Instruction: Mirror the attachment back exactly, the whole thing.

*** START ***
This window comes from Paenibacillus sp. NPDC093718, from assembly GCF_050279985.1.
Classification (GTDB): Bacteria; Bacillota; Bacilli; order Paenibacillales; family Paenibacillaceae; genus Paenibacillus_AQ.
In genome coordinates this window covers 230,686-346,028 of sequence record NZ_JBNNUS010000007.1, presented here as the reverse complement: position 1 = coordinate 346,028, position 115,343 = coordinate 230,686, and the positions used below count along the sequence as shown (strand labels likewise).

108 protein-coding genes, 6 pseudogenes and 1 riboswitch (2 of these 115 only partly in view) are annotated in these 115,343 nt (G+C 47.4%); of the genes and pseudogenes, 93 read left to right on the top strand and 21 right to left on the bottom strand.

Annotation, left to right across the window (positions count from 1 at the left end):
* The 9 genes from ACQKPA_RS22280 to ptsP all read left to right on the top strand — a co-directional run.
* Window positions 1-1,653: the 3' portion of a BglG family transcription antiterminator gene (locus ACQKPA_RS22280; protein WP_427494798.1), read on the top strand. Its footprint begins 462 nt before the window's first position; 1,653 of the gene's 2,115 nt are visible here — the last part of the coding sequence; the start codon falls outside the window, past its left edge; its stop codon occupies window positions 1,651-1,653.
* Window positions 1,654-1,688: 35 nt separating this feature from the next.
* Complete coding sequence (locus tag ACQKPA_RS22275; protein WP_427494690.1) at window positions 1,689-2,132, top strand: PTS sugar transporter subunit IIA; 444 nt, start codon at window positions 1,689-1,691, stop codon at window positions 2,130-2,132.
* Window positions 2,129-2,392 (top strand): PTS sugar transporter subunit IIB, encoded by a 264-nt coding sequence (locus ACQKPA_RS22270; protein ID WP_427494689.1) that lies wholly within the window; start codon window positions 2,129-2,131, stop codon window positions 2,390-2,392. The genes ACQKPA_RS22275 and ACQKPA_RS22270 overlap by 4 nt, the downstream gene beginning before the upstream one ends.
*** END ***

This window comes from Paenibacillus sp. NPDC093718, from assembly GCF_050279985.1.
Classification (GTDB): Bacteria; Bacillota; Bacilli; order Paenibacillales; family Paenibacillaceae; genus Paenibacillus_AQ.
In genome coordinates this window covers 230,686-346,028 of sequence record NZ_JBNNUS010000007.1, presented here as the reverse complement: position 1 = coordinate 346,028, position 115,343 = coordinate 230,686, and the positions used below count along the sequence as shown (strand labels likewise).

108 protein-coding genes, 6 pseudogenes and 1 riboswitch (2 of these 115 only partly in view) are annotated in these 115,343 nt (G+C 47.4%); of the genes and pseudogenes, 93 read left to right on the top strand and 21 right to left on the bottom strand.

Annotation, left to right across the window (positions count from 1 at the left end):
* The 9 genes from ACQKPA_RS22280 to ptsP all read left to right on the top strand — a co-directional run.
* Window positions 1-1,653: the 3' portion of a BglG family transcription antiterminator gene (locus ACQKPA_RS22280; protein WP_427494798.1), read on the top strand. Its footprint begins 462 nt before the window's first position; 1,653 of the gene's 2,115 nt are visible here — the last part of the coding sequence; the start codon falls outside the window, past its left edge; its stop codon occupies window positions 1,651-1,653.
* Window positions 1,654-1,688: 35 nt separating this feature from the next.
* Complete coding sequence (locus tag ACQKPA_RS22275; protein WP_427494690.1) at window positions 1,689-2,132, top strand: PTS sugar transporter subunit IIA; 444 nt, start codon at window positions 1,689-1,691, stop codon at window positions 2,130-2,132.
* Window positions 2,129-2,392 (top strand): PTS sugar transporter subunit IIB, encoded by a 264-nt coding sequence (locus ACQKPA_RS22270; protein ID WP_427494689.1) that lies wholly within the window; start codon window positions 2,129-2,131, stop codon window positions 2,390-2,392. The genes ACQKPA_RS22275 and ACQKPA_RS22270 overlap by 4 nt, the downstream gene beginning before the upstream one ends.